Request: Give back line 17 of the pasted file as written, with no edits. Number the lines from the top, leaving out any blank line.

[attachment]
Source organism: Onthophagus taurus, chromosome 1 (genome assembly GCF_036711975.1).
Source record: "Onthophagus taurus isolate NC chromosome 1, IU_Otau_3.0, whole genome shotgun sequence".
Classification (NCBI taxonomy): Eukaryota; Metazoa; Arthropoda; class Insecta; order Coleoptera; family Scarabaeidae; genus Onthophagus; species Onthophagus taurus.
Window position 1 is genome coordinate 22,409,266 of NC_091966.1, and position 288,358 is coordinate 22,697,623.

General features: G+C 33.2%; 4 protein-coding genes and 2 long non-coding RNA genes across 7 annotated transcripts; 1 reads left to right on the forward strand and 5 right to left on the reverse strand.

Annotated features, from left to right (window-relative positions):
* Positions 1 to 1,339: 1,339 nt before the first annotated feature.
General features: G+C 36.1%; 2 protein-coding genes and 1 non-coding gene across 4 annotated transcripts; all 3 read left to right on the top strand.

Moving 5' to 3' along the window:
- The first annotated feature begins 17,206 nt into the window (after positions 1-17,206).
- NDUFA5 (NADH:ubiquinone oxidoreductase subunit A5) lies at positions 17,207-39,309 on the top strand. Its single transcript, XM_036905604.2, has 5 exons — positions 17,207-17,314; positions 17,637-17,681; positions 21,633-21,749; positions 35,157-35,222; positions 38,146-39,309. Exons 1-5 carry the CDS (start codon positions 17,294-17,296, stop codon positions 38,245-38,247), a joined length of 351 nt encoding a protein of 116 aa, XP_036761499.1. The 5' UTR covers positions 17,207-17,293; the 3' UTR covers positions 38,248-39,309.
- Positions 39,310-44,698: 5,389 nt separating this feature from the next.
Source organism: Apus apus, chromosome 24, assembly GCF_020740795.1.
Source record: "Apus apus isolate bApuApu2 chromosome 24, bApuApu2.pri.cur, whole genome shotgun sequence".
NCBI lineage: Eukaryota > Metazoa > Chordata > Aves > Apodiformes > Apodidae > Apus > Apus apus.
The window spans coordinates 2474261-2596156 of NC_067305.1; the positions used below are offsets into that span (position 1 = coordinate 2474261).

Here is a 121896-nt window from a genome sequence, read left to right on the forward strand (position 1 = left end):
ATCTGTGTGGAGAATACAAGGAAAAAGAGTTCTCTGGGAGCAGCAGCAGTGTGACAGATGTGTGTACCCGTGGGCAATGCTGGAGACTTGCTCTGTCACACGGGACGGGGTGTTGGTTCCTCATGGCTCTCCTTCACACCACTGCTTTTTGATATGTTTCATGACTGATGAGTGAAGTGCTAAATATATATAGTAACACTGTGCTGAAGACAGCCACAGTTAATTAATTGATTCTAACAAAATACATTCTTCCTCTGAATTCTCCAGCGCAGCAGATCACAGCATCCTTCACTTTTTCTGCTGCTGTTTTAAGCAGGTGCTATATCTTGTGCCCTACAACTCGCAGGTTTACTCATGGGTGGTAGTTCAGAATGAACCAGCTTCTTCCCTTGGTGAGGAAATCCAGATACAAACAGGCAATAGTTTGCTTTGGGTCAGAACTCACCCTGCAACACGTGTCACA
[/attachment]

Here is a 121896-nt window from a genome sequence, read left to right on the forward strand (position 1 = left end):